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Who first suspected the earth was a sphere?

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posted on May, 9 2005 @ 05:31 PM
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Which person or people first suspected the earth was a sphere?




posted on May, 9 2005 @ 05:36 PM
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It's pretty old knowlege. The Bible touches on the idea in Job, and the Ancient Greeks had the distance around the planet (equitorial) nailed pretty closely. It was during the dark ages that that knowlege, and a lot more, was lost and had to be rediscovered. Heck, we may have been driving cars and flying planes 400 years earlier had the dark ages not come along!



posted on May, 9 2005 @ 05:50 PM
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Hey,
Well, we know the greeks, Chinese, Indians(not native americans), and egyptians all believe/knew the earth was a sphere, as well as i think some middle eastern civilizations as well i think. As junglejake said, the bible touches on it as well.
I'm not sure who probably figured it out first, although my guess would be with the far eastern countries(china, India...).
-Dani



posted on May, 9 2005 @ 05:50 PM
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I personally think a LOT of the ancients figured it out.

Aristarchus of Samos (~250 BC) relative sizes and distance of the earth sun and moon based on the earth's shadow during a lunar eclipse

Eristosthenes (also ~250 BC) calculated the size of the earth based on the fact that the Sun is overhead on March 21 in Southern Egypt, and several degrees below the Zenith at Alexandria. He hired professional "pacers" to measure the distance, and solved a pythagorian triangle to arrive at the radius of the earth. He was accurate within about 3%, as I remembers. His experiment was world-famous, and still written of in the middle ages.

Seleucus of Babylon may have been another.

If I remember right, Heroditus (~500 BC) mentions the earth as a globe, as well.

Throughout the middle ages, many writers spoke of the earth as a globe. For instance, the Eddas mention that the earth is like an apple, hanging in front of a candle. The equator of the candle is slowly cooked, while to poles are still cold . . . One Edda mentions that the north star is 2/3 of the way to the zenith in Sweden, but only as high as one hand resting on the knee of a man lying on his back (30 degrees) in Jerusalem. From this, they conjectured that the earth was a ball. It shows Medieval logic ( and travel) in 1000 AD.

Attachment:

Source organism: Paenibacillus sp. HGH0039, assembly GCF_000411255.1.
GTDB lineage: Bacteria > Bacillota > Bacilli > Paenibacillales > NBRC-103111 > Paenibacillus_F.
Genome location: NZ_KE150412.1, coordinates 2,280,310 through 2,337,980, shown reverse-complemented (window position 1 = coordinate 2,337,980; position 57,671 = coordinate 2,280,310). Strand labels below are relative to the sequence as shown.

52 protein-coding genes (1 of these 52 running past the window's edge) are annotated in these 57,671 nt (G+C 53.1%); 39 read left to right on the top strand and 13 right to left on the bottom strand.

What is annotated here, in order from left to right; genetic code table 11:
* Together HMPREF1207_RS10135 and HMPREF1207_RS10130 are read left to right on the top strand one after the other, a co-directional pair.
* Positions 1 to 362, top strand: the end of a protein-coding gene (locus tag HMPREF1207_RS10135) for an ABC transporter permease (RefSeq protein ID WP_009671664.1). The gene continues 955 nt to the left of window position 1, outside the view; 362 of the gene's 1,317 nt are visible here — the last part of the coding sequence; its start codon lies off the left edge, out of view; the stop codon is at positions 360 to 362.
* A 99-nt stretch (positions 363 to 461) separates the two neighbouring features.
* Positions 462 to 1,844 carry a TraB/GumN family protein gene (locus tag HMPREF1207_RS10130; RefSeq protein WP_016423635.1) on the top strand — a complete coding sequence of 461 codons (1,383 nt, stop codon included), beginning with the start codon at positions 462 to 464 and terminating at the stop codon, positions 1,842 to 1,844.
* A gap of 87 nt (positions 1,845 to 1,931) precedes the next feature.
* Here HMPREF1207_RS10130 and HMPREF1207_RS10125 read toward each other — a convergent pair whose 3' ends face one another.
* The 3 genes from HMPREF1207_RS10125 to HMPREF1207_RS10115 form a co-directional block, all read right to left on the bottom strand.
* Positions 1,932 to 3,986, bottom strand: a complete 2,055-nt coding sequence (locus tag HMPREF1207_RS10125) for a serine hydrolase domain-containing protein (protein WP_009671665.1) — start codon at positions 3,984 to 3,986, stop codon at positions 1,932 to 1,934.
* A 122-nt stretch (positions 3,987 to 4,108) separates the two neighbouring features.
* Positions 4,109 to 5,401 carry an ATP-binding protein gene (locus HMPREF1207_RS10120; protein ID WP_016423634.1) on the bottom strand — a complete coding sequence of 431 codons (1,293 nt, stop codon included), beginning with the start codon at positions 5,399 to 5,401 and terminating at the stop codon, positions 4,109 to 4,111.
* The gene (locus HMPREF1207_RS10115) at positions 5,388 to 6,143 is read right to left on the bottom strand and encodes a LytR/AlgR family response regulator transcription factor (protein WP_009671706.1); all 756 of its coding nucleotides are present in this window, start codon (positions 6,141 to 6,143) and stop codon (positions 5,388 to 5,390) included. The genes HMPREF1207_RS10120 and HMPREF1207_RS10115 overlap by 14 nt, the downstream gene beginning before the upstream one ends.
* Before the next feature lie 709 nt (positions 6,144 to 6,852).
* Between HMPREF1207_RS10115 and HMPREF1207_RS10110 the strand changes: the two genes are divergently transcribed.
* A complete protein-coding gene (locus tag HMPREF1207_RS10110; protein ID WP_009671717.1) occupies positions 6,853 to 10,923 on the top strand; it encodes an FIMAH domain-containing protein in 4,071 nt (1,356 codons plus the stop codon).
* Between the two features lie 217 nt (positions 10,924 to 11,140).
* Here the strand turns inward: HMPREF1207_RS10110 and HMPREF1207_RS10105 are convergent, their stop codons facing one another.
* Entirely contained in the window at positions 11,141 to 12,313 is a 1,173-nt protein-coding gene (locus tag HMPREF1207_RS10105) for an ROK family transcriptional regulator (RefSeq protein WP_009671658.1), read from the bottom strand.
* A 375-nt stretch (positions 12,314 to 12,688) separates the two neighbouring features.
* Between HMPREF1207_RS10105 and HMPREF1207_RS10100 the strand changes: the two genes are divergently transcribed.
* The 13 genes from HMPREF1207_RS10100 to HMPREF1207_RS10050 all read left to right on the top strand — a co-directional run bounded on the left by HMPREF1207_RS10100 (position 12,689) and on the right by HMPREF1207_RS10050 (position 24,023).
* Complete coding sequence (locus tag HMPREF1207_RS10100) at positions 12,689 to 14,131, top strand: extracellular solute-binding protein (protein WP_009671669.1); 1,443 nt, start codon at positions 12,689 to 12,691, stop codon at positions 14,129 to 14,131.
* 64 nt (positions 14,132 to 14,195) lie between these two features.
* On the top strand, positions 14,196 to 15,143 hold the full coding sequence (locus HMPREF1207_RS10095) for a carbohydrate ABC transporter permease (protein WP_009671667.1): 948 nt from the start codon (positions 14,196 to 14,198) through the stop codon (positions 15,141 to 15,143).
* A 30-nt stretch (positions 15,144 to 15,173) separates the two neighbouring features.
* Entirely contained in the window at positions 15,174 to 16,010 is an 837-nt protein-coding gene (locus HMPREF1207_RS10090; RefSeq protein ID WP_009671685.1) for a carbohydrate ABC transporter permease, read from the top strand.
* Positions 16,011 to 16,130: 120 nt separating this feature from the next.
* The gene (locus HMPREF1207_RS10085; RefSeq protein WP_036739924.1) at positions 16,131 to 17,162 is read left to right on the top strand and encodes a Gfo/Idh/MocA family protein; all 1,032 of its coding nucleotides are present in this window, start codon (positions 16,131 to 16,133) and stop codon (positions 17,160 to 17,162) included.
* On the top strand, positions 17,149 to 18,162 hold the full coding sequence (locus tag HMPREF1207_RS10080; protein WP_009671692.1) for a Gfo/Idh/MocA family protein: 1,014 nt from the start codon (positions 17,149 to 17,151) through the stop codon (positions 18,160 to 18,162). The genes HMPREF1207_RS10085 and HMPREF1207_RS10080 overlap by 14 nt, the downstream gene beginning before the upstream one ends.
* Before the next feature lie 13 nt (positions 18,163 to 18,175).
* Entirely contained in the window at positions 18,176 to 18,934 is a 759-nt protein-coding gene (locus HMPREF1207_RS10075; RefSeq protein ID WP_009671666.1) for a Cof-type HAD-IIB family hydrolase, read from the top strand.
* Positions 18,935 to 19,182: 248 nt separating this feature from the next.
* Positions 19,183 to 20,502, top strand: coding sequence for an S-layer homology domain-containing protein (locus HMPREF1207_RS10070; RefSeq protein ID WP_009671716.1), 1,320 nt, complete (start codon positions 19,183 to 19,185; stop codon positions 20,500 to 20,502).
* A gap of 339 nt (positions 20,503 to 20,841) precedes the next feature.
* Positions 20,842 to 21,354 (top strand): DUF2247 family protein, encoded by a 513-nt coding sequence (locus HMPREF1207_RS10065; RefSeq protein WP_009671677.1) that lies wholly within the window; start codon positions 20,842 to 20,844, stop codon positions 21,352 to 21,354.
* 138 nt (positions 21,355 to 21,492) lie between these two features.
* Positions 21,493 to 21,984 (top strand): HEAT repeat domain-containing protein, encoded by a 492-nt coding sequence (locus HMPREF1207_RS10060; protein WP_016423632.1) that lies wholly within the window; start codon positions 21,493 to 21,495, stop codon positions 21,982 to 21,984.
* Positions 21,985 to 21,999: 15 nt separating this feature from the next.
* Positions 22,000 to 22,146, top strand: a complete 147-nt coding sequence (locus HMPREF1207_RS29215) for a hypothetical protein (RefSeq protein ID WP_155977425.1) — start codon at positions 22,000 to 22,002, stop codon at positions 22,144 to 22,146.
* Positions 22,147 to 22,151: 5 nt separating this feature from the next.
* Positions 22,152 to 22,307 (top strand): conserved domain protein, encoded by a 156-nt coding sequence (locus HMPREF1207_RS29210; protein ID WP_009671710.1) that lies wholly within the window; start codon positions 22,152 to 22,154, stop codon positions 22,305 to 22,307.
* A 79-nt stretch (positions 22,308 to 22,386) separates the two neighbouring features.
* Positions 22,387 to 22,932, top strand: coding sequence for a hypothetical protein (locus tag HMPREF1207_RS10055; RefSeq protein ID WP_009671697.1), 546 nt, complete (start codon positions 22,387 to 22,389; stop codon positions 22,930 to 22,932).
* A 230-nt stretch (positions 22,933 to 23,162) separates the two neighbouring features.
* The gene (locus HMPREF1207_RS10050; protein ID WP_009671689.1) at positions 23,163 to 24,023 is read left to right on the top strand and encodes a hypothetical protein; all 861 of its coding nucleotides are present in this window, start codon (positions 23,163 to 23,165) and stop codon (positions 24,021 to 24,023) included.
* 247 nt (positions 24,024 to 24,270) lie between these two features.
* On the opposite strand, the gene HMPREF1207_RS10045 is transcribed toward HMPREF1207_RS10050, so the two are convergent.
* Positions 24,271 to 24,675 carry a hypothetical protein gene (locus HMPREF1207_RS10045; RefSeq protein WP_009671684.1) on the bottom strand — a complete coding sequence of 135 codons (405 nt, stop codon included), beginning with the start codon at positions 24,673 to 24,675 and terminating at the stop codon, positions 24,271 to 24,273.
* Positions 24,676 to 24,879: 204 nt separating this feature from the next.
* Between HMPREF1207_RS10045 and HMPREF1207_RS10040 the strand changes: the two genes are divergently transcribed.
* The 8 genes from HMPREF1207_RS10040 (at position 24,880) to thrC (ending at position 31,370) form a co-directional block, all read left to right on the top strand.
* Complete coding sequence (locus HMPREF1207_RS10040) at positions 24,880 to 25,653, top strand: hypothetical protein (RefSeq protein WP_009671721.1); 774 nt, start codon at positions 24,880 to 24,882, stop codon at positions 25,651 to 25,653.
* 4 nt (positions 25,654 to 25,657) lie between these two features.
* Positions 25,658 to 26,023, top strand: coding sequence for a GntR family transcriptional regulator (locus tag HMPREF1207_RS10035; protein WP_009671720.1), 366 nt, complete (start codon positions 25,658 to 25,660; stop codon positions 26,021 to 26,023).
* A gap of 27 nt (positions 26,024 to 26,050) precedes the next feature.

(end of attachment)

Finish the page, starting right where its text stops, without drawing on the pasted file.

Aristotle was a great thinker but a poor scientist. And the church officially approved of his philosophy, so that his endorsement of the Ptolemaic model of the solar system became dogma. It was only questioned by Copernicus. He pointed out that Aristotle also said that horses have 48 teeth, and produced a horse's skull with 32.

That said, a lot of people didn't subscribe to Aristotle's science, or his philosophy. A lot of Neoplatonists knew he was full of horse-hockey, they just didn't want to fight Tomas Aquinas and the "Doctors" of the church.

Isn't google a wonderful thing?



posted on May, 9 2005 @ 06:18 PM
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First to discover the earth to be a globe was the guy who after a long walk wound up back at his house prior to falling off the edge.



posted on May, 9 2005 @ 07:23 PM
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Or at least the ancient Egyptians (long before the Greeks). The Earth's circumference is encoded in the stonework of the Great Pyramid.

On a more mundane note, the first log canoe to go over the horizon (about three miles out) would've provided enough data for a good guess.



posted on May, 9 2005 @ 07:26 PM
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Originally posted by periwinkle blue
First to discover the earth to be a globe was the guy who after a long walk wound up back at his house prior to falling off the edge.


While he was right, the irony was that he got really drunk, started to take a walk around the block, passed out, had a dream about walking to the edge of the world, and in his dream he was knocked unconscious by a falling rock. He woke up seemlessly from the dream and proceeded to walk home, now convinced the Earth was a sphere.



posted on May, 9 2005 @ 08:12 PM
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Originally posted by junglejake
It's pretty old knowlege. The Bible touches on the idea in Job, and the Ancient Greeks had the distance around the planet (equitorial) nailed pretty closely...


Job predates all the other candidates given here. The Book of Job is so old scholars have yet not really dated the story, and similar accounts are found in many diverse cultures around the world -- a cultural universal.